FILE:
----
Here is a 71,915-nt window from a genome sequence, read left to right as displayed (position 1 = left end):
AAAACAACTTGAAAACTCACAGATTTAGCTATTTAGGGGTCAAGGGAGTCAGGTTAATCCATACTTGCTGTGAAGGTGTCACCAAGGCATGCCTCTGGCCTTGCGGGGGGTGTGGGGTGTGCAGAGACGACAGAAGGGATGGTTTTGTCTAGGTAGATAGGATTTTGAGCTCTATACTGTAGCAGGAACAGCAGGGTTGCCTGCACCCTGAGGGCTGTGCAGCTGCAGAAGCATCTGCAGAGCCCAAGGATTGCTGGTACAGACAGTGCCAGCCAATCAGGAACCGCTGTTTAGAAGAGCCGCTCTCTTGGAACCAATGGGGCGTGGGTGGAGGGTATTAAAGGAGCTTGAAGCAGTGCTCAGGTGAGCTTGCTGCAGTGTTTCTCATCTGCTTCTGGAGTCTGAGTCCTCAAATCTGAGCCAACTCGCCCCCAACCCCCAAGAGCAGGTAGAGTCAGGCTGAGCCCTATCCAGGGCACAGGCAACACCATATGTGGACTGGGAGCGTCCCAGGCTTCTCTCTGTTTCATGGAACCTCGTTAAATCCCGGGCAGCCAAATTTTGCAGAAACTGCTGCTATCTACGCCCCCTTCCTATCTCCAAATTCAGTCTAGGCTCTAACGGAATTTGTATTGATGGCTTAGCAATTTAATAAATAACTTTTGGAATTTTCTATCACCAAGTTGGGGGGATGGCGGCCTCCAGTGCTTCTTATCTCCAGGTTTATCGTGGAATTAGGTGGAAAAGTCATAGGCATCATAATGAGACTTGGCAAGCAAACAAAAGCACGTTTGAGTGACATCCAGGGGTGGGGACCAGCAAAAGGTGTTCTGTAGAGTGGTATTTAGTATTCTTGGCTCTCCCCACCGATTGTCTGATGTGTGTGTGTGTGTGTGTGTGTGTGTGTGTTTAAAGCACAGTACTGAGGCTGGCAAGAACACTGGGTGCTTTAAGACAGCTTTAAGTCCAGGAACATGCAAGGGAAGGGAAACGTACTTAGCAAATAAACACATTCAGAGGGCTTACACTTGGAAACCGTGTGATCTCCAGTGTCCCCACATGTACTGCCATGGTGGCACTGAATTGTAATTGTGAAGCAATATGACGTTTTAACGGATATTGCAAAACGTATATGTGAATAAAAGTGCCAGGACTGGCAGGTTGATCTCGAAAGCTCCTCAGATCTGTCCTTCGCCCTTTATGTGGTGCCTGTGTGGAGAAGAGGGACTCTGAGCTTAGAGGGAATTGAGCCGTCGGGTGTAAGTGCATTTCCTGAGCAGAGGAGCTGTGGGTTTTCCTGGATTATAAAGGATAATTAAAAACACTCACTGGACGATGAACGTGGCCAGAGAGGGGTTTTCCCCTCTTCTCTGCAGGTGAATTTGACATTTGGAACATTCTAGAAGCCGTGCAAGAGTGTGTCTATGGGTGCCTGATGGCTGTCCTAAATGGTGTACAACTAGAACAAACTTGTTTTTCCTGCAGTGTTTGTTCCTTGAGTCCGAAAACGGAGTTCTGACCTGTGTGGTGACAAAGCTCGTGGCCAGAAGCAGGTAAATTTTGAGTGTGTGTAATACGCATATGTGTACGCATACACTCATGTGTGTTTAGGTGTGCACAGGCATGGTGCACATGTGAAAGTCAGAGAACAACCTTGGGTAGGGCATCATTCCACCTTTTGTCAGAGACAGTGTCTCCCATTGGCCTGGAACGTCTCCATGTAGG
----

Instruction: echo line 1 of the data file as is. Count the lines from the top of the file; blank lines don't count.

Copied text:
Here is a 71,915-nt window from a genome sequence, read left to right as displayed (position 1 = left end):